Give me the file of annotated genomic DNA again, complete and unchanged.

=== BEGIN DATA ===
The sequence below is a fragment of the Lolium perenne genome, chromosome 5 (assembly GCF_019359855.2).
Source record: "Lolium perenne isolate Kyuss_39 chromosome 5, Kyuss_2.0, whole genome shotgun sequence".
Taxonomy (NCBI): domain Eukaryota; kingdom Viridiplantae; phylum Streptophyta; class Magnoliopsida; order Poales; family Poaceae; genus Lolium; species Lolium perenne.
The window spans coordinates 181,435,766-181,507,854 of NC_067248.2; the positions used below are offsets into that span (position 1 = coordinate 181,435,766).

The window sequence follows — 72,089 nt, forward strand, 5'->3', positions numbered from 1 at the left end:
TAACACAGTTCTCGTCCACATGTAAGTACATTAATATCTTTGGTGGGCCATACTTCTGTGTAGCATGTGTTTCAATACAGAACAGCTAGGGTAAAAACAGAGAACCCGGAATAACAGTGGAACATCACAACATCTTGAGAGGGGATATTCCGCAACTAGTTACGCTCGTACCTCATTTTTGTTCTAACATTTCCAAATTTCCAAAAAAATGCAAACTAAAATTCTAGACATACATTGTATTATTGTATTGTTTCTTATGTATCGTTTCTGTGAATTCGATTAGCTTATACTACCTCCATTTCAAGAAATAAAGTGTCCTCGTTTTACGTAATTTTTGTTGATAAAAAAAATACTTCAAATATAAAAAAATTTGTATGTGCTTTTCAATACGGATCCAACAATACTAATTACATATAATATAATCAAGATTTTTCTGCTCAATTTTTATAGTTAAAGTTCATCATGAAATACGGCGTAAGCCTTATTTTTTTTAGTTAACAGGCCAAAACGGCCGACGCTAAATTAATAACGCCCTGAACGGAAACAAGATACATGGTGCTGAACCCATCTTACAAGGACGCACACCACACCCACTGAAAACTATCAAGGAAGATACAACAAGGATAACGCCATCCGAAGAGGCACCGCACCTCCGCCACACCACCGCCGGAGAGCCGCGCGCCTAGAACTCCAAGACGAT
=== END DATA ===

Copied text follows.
The sequence below is a fragment of the Lolium perenne genome, chromosome 5 (assembly GCF_019359855.2).
Source record: "Lolium perenne isolate Kyuss_39 chromosome 5, Kyuss_2.0, whole genome shotgun sequence".
Taxonomy (NCBI): domain Eukaryota; kingdom Viridiplantae; phylum Streptophyta; class Magnoliopsida; order Poales; family Poaceae; genus Lolium; species Lolium perenne.
The window spans coordinates 181,435,766-181,507,854 of NC_067248.2; the positions used below are offsets into that span (position 1 = coordinate 181,435,766).

The window sequence follows — 72,089 nt, forward strand, 5'->3', positions numbered from 1 at the left end:
TAACACAGTTCTCGTCCACATGTAAGTACATTAATATCTTTGGTGGGCCATACTTCTGTGTAGCATGTGTTTCAATACAGAACAGCTAGGGTAAAAACAGAGAACCCGGAATAACAGTGGAACATCACAACATCTTGAGAGGGGATATTCCGCAACTAGTTACGCTCGTACCTCATTTTTGTTCTAACATTTCCAAATTTCCAAAAAAATGCAAACTAAAATTCTAGACATACATTGTATTATTGTATTGTTTCTTATGTATCGTTTCTGTGAATTCGATTAGCTTATACTACCTCCATTTCAAGAAATAAAGTGTCCTCGTTTTACGTAATTTTTGTTGATAAAAAAAATACTTCAAATATAAAAAAATTTGTATGTGCTTTTCAATACGGATCCAACAATACTAATTACATATAATATAATCAAGATTTTTCTGCTCAATTTTTATAGTTAAAGTTCATCATGAAATACGGCGTAAGCCTTATTTTTTTTAGTTAACAGGCCAAAACGGCCGACGCTAAATTAATAACGCCCTGAACGGAAACAAGATACATGGTGCTGAACCCATCTTACAAGGACGCACACCACACCCACTGAAAACTATCAAGGAAGATACAACAAGGATAACGCCATCCGAAGAGGCACCGCACCTCCGCCACACCACCGCCGGAGAGCCGCGCGCCTAGAACTCCAAGACGAT